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TURNOV (Ger. Turnau ), town in N. Bohemia, Czech Republic. Jews are first mentioned in Turnov in 1526. The town manual of 1568 lays down regulations on Jewish-gentile relations. When the community increased during the 17th century, a cemetery (still in existence in 1969) was consecrated. After the wooden synagogue burned down in 1707, the authorities ordered the community to rebuild it in stone. In 1717 there were 23 Jewish houses in the town. The Jewish population numbered 280 in 1880 and 478 (2.9% of the total population) in 1910, but by 1930 had fallen to 110 (1.4%). In 1942 all Jews were deported to the Nazi extermination camps. The synagogue equipment was transferred to the Central Jewish Museum in Prague. Most of the members of the small congregation organized in 1945 were from *Subcarpathian Ruthenia; it was administered by the *Liberec community. In 1952 a memorial tablet to Nazi victims, with 93 names from Turnov and 25 from the surrounding area, was unveiled in the cemetery. Author Ivan Olbracht (1882–1952), known for his stories about Jews in Carpatho-Rus, was born in the neighboring town of Sedlice.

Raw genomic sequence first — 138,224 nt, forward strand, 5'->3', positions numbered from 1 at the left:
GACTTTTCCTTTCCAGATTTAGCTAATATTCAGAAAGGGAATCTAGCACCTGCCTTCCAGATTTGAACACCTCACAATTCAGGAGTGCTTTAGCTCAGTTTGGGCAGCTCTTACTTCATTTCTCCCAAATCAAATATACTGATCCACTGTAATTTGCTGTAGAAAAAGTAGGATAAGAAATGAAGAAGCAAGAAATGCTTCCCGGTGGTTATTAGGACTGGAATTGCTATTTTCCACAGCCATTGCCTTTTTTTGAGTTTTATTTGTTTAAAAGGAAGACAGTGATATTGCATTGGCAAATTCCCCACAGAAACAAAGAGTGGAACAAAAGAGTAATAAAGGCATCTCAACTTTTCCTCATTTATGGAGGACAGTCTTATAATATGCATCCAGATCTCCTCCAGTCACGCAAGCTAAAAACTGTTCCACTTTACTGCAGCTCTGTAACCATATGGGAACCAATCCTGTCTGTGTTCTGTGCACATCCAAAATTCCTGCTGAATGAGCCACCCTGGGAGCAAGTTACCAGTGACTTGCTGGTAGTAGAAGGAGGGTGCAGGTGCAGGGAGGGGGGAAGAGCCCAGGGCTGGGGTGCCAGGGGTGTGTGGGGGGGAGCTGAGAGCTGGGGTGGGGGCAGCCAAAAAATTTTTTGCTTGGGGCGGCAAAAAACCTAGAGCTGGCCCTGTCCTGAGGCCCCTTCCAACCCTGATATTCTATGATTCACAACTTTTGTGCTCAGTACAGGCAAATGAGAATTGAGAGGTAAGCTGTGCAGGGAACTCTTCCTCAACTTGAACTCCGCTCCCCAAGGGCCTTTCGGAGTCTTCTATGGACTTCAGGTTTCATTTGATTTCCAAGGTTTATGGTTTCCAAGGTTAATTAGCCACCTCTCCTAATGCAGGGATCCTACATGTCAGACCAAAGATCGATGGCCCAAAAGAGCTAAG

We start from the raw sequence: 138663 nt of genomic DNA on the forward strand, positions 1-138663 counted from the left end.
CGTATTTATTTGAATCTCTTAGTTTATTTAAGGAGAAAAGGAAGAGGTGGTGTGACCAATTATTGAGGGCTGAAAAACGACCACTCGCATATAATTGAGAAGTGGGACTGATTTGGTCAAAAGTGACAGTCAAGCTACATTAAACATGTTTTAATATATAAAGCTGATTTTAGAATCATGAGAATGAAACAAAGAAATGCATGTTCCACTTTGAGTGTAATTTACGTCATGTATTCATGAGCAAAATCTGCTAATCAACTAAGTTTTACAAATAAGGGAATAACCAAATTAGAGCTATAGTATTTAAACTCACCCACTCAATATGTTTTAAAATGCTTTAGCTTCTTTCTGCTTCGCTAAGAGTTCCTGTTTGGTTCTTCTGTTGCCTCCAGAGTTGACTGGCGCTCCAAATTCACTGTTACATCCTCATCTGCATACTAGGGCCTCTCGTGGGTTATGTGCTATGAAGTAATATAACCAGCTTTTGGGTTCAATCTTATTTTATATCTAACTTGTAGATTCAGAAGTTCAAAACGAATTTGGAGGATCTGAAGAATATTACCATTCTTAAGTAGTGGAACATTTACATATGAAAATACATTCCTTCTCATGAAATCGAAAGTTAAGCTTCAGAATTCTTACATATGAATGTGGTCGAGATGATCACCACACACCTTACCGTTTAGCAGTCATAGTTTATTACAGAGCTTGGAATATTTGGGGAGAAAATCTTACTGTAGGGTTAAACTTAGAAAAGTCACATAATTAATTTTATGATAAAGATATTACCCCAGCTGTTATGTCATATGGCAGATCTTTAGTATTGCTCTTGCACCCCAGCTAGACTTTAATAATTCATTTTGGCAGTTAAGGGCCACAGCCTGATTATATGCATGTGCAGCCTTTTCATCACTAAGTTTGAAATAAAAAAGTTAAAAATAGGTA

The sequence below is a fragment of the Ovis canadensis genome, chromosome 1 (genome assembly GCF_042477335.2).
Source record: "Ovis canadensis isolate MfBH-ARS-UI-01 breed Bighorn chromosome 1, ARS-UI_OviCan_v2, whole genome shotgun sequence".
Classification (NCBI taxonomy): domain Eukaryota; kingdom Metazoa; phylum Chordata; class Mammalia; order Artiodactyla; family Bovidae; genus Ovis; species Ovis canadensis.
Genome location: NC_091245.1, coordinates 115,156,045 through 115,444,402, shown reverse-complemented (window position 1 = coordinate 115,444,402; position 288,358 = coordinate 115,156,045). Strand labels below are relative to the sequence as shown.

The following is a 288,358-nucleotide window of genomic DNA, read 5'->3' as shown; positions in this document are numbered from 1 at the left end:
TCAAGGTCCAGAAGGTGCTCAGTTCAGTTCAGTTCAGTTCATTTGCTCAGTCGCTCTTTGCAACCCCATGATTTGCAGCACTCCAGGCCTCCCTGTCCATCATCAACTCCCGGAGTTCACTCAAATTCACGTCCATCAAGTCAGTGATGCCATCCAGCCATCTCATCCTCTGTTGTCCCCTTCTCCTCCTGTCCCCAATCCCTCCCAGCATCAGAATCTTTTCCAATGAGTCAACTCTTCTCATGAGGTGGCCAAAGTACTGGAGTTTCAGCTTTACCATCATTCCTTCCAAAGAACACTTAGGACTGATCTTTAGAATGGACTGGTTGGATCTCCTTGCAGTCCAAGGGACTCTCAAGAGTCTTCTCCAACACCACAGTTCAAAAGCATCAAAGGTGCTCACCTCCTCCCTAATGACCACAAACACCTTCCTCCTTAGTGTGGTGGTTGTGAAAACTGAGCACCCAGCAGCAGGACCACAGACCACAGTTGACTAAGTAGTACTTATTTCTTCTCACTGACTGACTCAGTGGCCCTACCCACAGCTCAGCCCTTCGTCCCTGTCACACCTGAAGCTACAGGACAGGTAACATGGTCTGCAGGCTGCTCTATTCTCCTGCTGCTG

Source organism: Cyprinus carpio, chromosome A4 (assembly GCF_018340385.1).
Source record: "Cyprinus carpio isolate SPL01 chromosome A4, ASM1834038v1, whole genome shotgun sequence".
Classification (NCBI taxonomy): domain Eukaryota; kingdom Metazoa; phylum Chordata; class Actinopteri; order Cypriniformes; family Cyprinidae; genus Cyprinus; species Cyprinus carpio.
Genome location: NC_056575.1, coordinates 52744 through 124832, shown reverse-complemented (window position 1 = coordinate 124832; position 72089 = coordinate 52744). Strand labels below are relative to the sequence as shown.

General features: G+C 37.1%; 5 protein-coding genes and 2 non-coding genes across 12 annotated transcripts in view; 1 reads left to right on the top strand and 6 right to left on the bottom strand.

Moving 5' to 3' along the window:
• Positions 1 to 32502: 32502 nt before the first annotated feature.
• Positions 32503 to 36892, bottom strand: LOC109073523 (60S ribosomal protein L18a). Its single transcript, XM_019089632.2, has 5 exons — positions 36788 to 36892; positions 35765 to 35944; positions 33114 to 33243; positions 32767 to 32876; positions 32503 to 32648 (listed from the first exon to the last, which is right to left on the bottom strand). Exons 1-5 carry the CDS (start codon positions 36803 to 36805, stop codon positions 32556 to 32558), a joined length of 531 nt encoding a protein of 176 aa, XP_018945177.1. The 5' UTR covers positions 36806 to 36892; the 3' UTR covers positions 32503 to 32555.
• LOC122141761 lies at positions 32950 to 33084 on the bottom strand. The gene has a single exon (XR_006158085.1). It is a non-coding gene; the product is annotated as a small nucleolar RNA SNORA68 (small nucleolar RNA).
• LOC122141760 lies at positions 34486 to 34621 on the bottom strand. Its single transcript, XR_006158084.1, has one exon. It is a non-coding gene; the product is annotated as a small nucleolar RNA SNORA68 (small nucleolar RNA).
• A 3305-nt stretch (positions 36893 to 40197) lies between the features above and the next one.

Geger, in: H. Gold (ed.), Die Juden und Judengemeinden Boehmens … (1934), 679–83. add. bibliography: J. Fiedler, Jewish Sights of Bohemia and Moravia (1991).

[Jan Herman /

Yeshayahu Jelinek (2nd ed.)]